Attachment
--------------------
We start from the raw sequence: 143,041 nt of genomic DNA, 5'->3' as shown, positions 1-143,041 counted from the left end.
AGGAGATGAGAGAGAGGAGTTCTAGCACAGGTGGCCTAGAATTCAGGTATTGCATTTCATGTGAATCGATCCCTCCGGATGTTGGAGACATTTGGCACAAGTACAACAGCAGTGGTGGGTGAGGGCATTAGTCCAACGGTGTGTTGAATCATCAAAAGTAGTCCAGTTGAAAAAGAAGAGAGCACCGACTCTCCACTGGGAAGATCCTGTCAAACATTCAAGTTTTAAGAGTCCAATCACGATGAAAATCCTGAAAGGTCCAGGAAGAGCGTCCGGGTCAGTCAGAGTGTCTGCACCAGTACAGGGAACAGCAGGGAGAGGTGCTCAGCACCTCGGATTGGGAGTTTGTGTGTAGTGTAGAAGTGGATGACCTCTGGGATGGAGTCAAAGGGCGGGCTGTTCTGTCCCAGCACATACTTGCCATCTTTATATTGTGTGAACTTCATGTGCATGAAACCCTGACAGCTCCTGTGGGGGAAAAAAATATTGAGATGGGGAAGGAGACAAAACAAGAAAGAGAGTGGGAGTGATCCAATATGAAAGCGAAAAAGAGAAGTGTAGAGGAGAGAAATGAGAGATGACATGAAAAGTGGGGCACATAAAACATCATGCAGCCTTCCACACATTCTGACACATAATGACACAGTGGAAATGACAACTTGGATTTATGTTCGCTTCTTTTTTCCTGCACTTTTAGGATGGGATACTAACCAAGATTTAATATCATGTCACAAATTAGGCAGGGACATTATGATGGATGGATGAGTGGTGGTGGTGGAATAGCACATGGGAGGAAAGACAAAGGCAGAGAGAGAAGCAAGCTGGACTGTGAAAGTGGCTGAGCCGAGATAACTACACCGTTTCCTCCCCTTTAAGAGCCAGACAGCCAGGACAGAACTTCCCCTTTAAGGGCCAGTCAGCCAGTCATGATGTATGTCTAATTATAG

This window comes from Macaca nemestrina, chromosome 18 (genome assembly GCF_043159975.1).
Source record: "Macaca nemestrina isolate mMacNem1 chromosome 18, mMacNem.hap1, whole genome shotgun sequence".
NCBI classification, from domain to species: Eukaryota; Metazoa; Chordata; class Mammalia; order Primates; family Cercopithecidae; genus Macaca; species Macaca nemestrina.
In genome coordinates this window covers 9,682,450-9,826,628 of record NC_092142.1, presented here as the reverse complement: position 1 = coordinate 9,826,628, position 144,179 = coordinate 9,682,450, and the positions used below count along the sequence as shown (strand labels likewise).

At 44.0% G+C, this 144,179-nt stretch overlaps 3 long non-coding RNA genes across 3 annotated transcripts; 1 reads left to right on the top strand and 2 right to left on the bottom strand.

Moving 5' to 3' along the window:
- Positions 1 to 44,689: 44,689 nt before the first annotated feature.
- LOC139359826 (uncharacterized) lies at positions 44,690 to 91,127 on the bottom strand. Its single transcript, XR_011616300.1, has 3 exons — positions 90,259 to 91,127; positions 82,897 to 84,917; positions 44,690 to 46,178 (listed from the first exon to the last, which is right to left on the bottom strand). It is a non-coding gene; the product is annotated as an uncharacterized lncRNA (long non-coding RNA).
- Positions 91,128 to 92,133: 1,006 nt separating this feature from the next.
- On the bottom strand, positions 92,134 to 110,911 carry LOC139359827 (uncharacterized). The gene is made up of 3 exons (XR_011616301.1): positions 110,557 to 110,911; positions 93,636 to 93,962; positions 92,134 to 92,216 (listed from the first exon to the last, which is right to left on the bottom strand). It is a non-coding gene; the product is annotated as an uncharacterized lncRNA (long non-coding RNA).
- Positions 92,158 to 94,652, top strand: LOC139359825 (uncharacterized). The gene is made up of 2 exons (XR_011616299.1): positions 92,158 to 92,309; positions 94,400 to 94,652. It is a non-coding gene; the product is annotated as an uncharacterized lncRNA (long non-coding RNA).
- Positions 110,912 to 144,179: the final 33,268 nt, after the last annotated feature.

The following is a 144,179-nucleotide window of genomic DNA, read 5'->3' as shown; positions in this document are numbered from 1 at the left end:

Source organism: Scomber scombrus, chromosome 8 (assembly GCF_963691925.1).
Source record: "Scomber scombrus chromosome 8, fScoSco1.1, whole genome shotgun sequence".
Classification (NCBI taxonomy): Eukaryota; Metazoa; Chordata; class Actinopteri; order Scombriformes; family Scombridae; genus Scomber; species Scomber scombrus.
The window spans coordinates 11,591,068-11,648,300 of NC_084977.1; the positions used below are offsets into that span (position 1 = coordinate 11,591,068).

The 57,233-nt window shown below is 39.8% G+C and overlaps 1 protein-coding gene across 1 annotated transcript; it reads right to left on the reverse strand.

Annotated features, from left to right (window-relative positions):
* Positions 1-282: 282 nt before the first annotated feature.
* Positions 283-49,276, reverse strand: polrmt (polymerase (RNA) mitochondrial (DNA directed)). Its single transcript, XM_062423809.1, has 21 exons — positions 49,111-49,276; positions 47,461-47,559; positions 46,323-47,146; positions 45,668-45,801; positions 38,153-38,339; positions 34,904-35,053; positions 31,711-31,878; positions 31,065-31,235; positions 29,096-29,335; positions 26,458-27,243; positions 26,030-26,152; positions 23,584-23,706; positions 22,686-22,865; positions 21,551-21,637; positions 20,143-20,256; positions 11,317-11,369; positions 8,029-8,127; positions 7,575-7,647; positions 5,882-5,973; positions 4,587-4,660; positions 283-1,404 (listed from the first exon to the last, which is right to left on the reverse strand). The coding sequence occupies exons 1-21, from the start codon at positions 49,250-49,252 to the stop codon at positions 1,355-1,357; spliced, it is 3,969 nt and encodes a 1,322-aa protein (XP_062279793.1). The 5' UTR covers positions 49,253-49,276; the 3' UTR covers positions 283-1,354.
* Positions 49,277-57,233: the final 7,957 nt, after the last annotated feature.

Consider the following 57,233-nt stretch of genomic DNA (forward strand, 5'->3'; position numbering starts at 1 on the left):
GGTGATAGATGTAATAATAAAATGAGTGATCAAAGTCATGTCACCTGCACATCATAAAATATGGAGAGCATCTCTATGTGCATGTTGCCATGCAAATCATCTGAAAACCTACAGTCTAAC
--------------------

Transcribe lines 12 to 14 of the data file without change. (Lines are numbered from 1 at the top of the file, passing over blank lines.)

- On the bottom strand, positions 92,134 to 110,911 carry LOC139359827 (uncharacterized). The gene is made up of 3 exons (XR_011616301.1): positions 110,557 to 110,911; positions 93,636 to 93,962; positions 92,134 to 92,216 (listed from the first exon to the last, which is right to left on the bottom strand). It is a non-coding gene; the product is annotated as an uncharacterized lncRNA (long non-coding RNA).
- Positions 92,158 to 94,652, top strand: LOC139359825 (uncharacterized). The gene is made up of 2 exons (XR_011616299.1): positions 92,158 to 92,309; positions 94,400 to 94,652. It is a non-coding gene; the product is annotated as an uncharacterized lncRNA (long non-coding RNA).
- Positions 110,912 to 144,179: the final 33,268 nt, after the last annotated feature.